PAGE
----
Yet such a tax — spread across the food chain from manufacturer to consumer, coupled with changes in food policy to spur production of healthier food — is needed to reverse the pandemic of obesity and chronic diseases, researchers say.
Two articles published online today (May 15) in the British Medical Journal describe this course of action. These opinion pieces come one week before the 65th World Health Assembly, to convene on May 21 to 26 in Geneva, where diet-related diseases will be the primary topic.
One article, led by Oliver Mytton of Oxford University's Department of Public Health, looked at tax schemes worldwide to see what has worked, however marginally. Many countries are now using such "sin" taxes, which have curbed tobacco and alcohol use, to limit the consumption of unhealthy food, Mytton said. These taxes are based on the basic economic theory that, as the price of an item rises, the consumption of that item will fall.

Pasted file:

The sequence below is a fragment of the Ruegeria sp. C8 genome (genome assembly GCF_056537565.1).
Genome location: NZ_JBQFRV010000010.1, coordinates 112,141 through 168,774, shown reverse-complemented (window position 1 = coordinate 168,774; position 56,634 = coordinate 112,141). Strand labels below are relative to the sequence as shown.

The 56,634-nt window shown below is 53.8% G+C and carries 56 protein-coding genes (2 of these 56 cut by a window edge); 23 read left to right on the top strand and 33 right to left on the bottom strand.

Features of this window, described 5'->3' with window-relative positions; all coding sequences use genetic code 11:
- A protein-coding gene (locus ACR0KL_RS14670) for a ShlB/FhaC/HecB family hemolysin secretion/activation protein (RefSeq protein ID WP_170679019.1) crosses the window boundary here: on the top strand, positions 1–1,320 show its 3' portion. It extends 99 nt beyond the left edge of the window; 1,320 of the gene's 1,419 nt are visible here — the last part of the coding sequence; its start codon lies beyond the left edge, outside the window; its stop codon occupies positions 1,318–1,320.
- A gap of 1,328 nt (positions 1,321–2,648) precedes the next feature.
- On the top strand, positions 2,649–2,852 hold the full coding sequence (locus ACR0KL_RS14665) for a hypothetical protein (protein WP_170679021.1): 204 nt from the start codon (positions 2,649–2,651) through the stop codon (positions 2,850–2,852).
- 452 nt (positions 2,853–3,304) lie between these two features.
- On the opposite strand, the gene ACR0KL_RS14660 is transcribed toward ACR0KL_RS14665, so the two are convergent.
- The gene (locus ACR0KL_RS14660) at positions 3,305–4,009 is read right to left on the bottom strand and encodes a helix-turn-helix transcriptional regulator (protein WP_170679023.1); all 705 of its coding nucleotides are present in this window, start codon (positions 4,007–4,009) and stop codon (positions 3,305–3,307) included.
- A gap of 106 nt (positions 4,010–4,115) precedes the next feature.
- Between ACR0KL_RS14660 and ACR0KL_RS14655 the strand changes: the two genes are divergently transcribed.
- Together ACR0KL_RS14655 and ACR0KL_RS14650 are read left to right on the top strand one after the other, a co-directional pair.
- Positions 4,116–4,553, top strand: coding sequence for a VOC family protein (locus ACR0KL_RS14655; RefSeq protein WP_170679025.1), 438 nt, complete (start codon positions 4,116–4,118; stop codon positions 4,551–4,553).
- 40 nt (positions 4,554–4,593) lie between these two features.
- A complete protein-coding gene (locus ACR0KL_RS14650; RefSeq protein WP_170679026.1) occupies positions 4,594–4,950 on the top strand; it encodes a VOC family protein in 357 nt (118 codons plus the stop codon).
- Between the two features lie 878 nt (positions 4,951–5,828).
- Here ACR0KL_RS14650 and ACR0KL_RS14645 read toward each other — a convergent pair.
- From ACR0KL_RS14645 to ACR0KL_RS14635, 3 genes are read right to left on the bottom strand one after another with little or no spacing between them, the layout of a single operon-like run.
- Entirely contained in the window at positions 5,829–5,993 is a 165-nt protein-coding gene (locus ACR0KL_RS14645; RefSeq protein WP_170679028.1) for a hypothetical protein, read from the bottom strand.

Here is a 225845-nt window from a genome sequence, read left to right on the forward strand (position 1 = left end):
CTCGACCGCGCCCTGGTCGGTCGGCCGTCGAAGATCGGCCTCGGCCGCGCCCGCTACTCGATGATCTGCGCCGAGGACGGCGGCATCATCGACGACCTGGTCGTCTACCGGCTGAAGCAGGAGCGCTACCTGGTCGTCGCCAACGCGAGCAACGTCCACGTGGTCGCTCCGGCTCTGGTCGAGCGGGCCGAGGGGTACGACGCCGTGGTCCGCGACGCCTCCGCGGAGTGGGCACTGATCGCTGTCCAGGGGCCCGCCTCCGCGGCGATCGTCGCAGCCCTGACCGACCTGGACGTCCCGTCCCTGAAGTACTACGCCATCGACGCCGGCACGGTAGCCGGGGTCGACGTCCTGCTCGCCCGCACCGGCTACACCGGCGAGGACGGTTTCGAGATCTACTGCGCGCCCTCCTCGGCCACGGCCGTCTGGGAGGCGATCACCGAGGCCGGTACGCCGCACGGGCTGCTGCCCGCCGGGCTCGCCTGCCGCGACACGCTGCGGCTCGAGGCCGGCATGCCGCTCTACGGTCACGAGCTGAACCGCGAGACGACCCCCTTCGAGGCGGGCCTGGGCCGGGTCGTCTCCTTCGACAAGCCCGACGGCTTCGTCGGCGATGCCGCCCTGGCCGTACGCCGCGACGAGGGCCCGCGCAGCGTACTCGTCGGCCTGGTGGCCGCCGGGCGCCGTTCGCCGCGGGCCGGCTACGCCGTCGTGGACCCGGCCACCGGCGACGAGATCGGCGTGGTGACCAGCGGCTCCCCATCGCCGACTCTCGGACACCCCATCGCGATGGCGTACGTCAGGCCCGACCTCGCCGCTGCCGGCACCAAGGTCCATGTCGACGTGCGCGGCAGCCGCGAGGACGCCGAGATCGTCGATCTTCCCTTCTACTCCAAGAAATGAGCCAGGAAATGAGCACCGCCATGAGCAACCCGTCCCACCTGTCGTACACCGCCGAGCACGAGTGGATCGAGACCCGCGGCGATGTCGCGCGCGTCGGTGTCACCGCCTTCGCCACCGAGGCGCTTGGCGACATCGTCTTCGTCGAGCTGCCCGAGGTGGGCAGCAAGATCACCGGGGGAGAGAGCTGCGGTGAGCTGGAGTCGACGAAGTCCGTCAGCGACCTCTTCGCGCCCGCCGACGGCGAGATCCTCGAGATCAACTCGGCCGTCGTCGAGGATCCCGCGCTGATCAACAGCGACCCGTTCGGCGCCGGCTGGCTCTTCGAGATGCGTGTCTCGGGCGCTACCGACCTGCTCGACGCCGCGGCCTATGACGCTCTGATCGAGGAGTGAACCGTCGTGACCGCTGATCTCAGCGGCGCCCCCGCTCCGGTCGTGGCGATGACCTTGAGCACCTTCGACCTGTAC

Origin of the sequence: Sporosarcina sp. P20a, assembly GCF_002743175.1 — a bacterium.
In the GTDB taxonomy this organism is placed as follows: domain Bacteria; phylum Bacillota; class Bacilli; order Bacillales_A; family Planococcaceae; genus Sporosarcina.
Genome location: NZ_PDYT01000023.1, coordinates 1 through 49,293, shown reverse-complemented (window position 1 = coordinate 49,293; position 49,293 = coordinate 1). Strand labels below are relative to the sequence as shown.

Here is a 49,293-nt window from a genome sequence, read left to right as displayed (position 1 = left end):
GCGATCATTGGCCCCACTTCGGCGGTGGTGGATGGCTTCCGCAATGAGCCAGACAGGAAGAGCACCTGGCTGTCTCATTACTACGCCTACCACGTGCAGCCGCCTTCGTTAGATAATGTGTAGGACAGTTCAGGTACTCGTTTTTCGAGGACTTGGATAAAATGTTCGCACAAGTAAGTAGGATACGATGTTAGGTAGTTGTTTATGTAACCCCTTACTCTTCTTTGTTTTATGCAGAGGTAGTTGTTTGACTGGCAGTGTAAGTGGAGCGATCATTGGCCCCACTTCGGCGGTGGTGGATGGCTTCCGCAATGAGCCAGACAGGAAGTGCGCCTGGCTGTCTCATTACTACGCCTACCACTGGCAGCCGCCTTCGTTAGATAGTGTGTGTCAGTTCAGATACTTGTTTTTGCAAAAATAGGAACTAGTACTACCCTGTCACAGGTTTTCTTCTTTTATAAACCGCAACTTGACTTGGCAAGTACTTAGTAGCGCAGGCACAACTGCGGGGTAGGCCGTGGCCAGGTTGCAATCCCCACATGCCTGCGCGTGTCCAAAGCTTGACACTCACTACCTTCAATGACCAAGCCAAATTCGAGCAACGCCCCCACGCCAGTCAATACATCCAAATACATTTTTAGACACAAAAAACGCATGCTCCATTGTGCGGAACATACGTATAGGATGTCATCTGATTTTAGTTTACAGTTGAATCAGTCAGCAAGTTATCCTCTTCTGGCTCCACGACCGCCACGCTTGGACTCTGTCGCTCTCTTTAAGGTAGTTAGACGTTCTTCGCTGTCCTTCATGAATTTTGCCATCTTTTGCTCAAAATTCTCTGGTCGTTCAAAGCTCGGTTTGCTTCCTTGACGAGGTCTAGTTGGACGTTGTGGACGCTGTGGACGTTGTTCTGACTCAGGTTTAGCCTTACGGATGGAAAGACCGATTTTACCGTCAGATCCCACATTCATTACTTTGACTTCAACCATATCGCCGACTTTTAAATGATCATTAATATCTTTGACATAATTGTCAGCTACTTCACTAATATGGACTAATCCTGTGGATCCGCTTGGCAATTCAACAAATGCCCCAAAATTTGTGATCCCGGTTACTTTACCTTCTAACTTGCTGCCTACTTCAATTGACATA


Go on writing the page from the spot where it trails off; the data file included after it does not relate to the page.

But this theory isn't necessarily true with food, Mytton said. Just because the price of microwave-ready, deep-fried, gooey cheese sticks goes up doesn't mean the nation will switch to kale. People might continue eating deep-fried, gooey cheese sticks, because that's what they like to eat and that's all they know how to eat.